Then he shall offer it before the Lord and make atonement for her; and she shall be cleansed from the flow of her blood. This is the law for her who bears a child, whether a male or a female.

Leviticus 12:6-7

A poor family, however, was to offer two turtledoves, or two young pigeons. The record shows that Joseph and Mary gave a poor family’s offering:

But if she cannot afford a lamb, then she shall take two turtledoves or two young pigeons, the one for a burnt offering and the other for a sin offering; and the priest shall make atonement for her, and she shall be clean.

Leviticus 12:8

So we can easily determine the financial status of Jesus’s parents by what they offered to the Lord. Was it the offering of the rich or the offering of the poor?

And when the days for their purification according to the law of Moses were completed, they brought Him up to Jerusalem to present Him to the Lord

(as it is written in the Law of the Lord, “Every first-born male that opens the womb shall be called holy to the Lord”), and to offer a sacrifice according to what was said in the Law of the Lord, “A pair of turtledoves, or two young pigeons.”

Luke 2:22-24

This was a little over 40 days after Jesus was born.  So we know that very shortly after Jesus’s birth, His parents were poor. No surprise here.

Wise Men Provided Gifts for Traveling and Lodging

The prosperity preachers also contend that Jesus and His family became rich by the gifts of gold and precious spices that were given to them by the wise men who visited (Matthew 2:11).[2]

The Bible doesn’t tell us how much the wise men gave. So this is obviously self-serving guesswork on the part of money preachers. But this is to be expected. It’s what they do.

Yet for the sake of discussion, let’s assume the gifts were worth a lot of money. 

It may interest you to know that shortly after Joseph and Mary received the gifts, God warned Joseph in a dream to “flee to Egypt, and stay there until I bring you word; for Herod will seek the young Child to destroy him…And [the family] was there until the death of Herod” (Matthew 2:13, 15).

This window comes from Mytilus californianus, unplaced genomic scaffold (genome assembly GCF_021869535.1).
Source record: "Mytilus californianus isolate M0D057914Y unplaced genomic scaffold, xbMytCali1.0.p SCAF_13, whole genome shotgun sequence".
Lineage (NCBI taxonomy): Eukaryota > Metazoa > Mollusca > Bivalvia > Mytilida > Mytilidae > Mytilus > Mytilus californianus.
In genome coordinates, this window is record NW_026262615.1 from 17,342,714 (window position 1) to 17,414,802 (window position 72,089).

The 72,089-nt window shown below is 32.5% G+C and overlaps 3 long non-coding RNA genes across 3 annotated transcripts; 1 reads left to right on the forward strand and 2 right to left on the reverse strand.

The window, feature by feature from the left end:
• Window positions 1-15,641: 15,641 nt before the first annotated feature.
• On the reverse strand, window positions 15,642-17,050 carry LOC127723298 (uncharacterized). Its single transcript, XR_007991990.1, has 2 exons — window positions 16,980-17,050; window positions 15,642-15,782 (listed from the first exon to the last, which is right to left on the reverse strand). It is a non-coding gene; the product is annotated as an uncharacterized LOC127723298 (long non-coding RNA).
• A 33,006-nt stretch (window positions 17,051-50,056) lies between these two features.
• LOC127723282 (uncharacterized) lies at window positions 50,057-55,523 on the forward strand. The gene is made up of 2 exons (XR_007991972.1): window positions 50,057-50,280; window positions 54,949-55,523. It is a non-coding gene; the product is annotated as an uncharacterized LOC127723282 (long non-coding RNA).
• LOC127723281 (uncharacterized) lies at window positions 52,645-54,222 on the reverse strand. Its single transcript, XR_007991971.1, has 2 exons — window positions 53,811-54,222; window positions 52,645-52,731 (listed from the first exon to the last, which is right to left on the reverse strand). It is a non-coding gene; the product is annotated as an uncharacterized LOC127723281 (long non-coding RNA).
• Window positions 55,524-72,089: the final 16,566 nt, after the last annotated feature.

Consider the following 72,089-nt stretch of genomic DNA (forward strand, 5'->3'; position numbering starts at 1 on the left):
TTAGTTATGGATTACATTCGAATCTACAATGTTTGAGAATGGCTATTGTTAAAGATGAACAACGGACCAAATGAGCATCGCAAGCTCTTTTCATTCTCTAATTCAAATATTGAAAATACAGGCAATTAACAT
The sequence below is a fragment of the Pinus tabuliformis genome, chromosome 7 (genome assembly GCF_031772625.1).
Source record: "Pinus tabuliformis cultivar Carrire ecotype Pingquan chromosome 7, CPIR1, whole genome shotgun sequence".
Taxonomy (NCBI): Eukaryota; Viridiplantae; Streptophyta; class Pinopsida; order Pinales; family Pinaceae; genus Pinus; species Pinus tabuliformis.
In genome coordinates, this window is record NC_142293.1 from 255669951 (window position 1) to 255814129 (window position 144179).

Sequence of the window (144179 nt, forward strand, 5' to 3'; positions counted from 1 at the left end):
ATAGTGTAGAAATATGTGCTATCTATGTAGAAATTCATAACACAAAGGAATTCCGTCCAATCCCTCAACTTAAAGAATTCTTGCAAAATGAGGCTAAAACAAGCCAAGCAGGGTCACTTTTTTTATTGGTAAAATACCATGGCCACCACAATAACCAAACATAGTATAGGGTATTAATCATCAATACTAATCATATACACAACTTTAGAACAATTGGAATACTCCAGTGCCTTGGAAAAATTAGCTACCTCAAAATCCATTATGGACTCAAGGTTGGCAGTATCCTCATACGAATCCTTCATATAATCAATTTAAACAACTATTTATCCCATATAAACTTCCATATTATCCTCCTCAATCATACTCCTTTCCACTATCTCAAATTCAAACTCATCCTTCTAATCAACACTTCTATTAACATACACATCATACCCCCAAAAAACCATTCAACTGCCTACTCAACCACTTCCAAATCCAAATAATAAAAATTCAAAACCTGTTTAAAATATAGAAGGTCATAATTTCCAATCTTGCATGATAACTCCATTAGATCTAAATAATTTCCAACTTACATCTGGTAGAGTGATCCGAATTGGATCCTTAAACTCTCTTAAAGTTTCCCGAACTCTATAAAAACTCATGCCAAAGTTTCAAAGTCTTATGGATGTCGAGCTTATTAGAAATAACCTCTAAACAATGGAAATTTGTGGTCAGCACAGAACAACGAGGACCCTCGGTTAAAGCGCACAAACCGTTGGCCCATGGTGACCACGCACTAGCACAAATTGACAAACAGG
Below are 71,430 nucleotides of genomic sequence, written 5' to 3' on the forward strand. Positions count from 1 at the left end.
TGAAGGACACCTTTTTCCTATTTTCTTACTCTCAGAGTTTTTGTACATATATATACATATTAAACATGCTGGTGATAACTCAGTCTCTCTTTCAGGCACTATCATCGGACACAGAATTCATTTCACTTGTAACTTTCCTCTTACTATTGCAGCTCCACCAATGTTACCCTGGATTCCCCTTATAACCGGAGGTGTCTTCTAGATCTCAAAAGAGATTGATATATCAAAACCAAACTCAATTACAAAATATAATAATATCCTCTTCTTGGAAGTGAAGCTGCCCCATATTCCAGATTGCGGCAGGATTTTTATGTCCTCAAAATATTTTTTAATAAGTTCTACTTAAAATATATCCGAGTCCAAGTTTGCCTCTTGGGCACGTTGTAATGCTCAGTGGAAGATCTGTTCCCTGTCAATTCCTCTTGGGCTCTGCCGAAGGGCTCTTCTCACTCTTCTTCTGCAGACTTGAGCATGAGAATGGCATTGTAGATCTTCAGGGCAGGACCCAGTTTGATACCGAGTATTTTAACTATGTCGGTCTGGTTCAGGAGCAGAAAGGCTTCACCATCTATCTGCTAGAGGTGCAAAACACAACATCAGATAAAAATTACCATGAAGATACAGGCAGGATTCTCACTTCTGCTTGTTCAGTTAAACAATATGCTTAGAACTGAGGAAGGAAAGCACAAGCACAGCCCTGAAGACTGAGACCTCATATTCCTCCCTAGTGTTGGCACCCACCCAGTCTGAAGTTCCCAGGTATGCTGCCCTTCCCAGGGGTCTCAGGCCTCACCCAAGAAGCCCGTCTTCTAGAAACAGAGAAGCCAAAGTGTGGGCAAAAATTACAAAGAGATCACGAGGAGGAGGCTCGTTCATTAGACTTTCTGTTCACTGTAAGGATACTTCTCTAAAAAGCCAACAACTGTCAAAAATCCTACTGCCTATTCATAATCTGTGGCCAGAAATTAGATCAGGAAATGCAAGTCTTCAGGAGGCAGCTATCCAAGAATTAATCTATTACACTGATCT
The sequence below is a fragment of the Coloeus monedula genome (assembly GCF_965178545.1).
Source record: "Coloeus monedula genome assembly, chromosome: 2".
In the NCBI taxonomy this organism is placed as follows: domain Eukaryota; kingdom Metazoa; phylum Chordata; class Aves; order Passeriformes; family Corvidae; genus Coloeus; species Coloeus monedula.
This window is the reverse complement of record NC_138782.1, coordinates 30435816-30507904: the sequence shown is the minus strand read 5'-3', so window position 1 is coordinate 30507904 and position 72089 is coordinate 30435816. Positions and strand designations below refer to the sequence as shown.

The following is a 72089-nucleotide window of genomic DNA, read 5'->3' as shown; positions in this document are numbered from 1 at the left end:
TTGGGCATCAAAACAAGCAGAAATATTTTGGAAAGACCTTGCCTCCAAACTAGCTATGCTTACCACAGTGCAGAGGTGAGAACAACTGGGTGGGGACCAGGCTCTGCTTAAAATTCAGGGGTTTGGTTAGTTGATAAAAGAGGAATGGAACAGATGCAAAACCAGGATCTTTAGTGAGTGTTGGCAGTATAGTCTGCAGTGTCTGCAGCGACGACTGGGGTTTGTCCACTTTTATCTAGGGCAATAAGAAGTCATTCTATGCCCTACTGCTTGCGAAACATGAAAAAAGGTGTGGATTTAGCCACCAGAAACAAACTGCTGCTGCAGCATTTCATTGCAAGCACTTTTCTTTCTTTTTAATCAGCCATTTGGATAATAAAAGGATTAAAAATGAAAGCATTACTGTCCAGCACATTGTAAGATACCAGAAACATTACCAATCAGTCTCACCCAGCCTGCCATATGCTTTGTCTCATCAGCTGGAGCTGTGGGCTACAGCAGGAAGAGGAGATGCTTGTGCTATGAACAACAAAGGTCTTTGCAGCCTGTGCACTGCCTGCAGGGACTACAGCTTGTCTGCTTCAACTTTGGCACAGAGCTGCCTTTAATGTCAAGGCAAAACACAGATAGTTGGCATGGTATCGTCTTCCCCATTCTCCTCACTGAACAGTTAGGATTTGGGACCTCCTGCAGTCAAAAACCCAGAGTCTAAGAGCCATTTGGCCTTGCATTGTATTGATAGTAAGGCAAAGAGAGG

No one knows for sure how long they stayed in Egypt to escape the paranoid ruler of Israel. It appears to have been as long as two or three years.[3] 

But the issue is not whether it was two or three years. The issue is God’s providential care for Joseph, Mary, and especially their child, Jesus, in an emergency situation.

It appears that God caused wise men to provide money for their trip and living expenses, enough for at least two or three years. It’s important to note that the money was unsolicited, the trip was necessary, and it was God’s idea. 

How contradictory then for money preachers to use this example as justification to raise money for their lusts by extortion, bribery, and manipulation of God’s people.

Joseph and Mary Still Considered Themselves Poor After the Gifts of the Wise Men

Here is an interesting fact we shouldn’t overlook regarding the value of the gifts given to Joseph and Mary for Jesus. However much it was, they still considered themselves poor after having received it.